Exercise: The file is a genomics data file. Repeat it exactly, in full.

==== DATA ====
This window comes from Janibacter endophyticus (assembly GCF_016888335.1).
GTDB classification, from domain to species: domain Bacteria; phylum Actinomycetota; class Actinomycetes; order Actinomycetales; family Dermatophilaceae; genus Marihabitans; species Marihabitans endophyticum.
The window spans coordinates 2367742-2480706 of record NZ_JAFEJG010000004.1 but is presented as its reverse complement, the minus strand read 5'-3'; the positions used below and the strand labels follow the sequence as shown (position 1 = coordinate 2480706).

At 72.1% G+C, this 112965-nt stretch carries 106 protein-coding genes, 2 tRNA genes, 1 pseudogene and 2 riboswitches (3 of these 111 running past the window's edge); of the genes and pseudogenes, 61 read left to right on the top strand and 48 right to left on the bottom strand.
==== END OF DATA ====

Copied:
This window comes from Janibacter endophyticus (assembly GCF_016888335.1).
GTDB classification, from domain to species: domain Bacteria; phylum Actinomycetota; class Actinomycetes; order Actinomycetales; family Dermatophilaceae; genus Marihabitans; species Marihabitans endophyticum.
The window spans coordinates 2367742-2480706 of record NZ_JAFEJG010000004.1 but is presented as its reverse complement, the minus strand read 5'-3'; the positions used below and the strand labels follow the sequence as shown (position 1 = coordinate 2480706).

At 72.1% G+C, this 112965-nt stretch carries 106 protein-coding genes, 2 tRNA genes, 1 pseudogene and 2 riboswitches (3 of these 111 running past the window's edge); of the genes and pseudogenes, 61 read left to right on the top strand and 48 right to left on the bottom strand.